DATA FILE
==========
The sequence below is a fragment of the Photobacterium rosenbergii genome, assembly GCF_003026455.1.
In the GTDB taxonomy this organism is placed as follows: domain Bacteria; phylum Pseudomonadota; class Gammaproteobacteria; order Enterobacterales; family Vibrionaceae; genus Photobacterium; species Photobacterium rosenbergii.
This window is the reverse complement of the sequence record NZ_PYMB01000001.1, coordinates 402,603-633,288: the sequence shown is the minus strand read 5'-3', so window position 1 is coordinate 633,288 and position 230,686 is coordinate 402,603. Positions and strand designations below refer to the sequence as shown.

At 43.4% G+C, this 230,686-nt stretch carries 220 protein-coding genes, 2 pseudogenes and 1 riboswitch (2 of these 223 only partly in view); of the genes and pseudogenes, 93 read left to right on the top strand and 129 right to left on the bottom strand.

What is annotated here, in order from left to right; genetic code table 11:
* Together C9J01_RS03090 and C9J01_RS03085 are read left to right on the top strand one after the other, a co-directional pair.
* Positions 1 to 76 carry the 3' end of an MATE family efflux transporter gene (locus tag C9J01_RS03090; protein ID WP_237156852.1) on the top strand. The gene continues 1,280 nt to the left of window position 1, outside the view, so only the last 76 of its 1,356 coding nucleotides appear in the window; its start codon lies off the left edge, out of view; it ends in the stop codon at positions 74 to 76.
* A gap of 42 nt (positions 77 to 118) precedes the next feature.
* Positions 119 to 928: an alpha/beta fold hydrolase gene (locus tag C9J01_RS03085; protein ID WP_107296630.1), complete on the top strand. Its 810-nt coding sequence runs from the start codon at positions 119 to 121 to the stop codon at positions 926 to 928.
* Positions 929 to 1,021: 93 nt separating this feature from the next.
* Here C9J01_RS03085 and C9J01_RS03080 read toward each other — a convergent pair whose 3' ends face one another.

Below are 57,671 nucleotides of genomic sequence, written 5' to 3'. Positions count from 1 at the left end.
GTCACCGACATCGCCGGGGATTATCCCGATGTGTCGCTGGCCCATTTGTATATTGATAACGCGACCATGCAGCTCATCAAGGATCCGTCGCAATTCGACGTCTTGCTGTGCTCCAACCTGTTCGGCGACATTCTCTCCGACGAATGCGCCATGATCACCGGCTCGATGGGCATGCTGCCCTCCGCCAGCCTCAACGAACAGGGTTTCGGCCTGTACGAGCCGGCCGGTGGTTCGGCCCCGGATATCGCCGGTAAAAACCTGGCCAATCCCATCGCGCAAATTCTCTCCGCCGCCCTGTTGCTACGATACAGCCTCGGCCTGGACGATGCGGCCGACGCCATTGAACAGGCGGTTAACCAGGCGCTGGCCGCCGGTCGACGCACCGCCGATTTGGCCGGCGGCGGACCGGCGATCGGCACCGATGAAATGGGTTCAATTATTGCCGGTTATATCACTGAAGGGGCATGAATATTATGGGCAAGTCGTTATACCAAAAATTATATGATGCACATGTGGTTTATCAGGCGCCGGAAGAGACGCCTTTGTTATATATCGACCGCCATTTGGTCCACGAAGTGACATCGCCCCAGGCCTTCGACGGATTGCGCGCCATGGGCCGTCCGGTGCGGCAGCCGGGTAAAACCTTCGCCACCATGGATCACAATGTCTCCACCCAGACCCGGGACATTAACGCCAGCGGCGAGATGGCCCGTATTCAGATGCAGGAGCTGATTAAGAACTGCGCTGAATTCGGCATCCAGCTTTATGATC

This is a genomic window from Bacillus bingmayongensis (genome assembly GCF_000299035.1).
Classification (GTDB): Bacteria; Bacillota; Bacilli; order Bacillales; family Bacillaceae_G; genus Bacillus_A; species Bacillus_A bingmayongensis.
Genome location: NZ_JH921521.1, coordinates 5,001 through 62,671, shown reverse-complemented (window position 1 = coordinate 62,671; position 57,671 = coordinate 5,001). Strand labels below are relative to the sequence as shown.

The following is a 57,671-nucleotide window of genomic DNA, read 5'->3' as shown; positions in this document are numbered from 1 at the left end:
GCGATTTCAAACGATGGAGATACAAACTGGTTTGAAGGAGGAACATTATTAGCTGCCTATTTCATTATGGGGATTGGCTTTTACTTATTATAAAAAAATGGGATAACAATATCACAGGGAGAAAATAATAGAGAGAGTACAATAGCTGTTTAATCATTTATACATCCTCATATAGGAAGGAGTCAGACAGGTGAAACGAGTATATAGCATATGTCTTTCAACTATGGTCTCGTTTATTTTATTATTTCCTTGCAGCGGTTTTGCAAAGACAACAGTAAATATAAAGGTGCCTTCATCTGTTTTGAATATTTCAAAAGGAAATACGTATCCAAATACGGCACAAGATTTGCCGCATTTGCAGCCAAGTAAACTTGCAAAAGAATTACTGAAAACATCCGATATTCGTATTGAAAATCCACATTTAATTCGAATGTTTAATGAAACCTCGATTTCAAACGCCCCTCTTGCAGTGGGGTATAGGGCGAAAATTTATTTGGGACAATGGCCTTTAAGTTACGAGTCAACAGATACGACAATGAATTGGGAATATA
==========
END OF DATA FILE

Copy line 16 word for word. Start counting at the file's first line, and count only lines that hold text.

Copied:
Genome location: NZ_JH921521.1, coordinates 5,001 through 62,671, shown reverse-complemented (window position 1 = coordinate 62,671; position 57,671 = coordinate 5,001). Strand labels below are relative to the sequence as shown.